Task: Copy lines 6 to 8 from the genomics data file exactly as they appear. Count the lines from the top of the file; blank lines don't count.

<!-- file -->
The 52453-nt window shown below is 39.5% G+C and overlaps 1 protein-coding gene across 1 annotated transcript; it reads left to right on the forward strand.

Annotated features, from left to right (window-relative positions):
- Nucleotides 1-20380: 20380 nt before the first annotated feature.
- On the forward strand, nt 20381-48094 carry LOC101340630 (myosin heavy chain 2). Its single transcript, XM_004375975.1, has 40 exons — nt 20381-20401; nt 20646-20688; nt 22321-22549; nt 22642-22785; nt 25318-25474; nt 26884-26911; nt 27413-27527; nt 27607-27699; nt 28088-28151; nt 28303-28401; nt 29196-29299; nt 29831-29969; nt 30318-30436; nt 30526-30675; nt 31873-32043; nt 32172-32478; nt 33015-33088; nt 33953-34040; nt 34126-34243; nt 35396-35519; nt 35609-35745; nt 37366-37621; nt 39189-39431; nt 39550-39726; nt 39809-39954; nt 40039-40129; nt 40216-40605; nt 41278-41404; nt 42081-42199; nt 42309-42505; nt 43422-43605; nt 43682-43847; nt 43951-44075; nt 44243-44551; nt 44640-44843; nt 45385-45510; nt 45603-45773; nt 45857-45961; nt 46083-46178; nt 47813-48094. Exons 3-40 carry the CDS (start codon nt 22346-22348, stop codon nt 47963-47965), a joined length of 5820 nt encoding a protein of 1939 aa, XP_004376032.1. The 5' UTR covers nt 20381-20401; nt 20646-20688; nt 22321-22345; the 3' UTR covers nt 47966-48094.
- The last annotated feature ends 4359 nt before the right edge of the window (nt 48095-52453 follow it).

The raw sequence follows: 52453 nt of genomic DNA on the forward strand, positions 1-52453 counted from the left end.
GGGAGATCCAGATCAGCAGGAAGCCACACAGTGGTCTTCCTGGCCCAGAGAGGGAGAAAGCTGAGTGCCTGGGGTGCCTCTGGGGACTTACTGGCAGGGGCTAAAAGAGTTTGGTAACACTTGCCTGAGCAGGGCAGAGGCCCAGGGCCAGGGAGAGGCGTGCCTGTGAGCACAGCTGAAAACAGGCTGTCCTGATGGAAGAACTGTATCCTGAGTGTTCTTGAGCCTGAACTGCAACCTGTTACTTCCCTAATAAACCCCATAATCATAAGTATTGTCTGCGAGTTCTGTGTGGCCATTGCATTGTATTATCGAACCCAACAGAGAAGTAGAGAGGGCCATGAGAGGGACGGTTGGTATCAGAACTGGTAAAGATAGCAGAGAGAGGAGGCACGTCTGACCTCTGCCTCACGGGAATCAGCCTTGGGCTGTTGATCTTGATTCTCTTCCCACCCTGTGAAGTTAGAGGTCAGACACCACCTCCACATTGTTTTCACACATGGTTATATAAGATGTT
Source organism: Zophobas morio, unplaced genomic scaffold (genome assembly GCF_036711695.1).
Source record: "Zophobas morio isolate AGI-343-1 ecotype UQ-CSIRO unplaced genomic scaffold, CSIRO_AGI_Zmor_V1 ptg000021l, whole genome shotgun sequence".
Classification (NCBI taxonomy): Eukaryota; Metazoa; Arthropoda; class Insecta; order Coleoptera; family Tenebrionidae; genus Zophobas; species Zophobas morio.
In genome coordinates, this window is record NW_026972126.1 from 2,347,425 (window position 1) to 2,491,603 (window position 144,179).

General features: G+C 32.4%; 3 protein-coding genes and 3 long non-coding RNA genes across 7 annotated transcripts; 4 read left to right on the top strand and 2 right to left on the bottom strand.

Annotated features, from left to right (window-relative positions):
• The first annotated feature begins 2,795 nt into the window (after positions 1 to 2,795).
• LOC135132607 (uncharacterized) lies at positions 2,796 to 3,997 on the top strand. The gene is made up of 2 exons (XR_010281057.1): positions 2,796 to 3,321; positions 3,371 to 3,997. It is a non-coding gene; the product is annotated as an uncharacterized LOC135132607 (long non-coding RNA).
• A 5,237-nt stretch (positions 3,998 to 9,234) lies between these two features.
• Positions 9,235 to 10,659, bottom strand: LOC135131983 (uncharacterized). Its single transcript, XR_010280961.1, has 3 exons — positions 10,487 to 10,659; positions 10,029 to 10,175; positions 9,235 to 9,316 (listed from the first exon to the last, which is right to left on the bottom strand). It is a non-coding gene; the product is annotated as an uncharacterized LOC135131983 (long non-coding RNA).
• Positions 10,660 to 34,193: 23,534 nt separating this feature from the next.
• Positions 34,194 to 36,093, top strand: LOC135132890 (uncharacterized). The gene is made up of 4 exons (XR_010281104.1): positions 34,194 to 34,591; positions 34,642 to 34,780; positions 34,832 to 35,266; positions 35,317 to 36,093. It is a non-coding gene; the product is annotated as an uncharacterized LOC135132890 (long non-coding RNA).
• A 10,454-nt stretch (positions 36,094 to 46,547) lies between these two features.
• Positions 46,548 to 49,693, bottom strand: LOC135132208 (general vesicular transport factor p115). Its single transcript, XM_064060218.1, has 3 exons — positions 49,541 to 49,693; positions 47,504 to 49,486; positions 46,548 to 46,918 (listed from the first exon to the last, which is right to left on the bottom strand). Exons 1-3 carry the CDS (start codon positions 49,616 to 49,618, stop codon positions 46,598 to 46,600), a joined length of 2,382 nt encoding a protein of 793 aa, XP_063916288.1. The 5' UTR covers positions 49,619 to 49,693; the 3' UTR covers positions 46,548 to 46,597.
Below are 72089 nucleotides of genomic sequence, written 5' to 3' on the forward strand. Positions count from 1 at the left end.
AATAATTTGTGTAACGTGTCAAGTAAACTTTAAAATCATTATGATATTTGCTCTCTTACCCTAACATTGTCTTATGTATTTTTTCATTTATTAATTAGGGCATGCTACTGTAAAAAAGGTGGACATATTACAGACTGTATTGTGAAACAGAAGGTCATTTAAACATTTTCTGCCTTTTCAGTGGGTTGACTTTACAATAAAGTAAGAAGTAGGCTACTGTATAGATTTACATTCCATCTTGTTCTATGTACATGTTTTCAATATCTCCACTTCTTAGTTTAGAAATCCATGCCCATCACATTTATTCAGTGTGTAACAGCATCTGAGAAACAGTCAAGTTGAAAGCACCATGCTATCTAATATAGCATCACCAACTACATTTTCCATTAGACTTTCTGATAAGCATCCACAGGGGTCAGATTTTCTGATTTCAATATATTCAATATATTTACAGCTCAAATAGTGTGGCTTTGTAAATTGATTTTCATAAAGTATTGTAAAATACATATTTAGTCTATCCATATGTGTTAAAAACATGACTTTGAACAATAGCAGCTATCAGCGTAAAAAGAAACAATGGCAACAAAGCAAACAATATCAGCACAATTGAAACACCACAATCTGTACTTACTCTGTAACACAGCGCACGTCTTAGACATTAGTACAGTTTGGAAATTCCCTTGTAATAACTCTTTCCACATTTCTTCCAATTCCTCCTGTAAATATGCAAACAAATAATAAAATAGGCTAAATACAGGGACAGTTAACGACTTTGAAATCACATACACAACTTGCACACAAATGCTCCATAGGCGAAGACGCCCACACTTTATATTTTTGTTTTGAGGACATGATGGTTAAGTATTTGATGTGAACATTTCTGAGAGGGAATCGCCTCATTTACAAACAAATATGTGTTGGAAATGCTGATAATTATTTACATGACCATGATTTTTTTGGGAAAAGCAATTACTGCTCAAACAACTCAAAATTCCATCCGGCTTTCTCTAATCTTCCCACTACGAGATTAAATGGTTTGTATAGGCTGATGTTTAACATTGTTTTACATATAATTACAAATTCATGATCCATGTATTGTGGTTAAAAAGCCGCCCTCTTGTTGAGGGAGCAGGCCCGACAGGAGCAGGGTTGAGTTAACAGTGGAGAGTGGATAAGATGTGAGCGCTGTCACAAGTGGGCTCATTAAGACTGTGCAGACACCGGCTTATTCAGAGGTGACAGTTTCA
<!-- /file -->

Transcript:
The raw sequence follows: 52453 nt of genomic DNA on the forward strand, positions 1-52453 counted from the left end.
GGGAGATCCAGATCAGCAGGAAGCCACACAGTGGTCTTCCTGGCCCAGAGAGGGAGAAAGCTGAGTGCCTGGGGTGCCTCTGGGGACTTACTGGCAGGGGCTAAAAGAGTTTGGTAACACTTGCCTGAGCAGGGCAGAGGCCCAGGGCCAGGGAGAGGCGTGCCTGTGAGCACAGCTGAAAACAGGCTGTCCTGATGGAAGAACTGTATCCTGAGTGTTCTTGAGCCTGAACTGCAACCTGTTACTTCCCTAATAAACCCCATAATCATAAGTATTGTCTGCGAGTTCTGTGTGGCCATTGCATTGTATTATCGAACCCAACAGAGAAGTAGAGAGGGCCATGAGAGGGACGGTTGGTATCAGAACTGGTAAAGATAGCAGAGAGAGGAGGCACGTCTGACCTCTGCCTCACGGGAATCAGCCTTGGGCTGTTGATCTTGATTCTCTTCCCACCCTGTGAAGTTAGAGGTCAGACACCACCTCCACATTGTTTTCACACATGGTTATATAAGATGTT
Source organism: Zophobas morio, unplaced genomic scaffold (genome assembly GCF_036711695.1).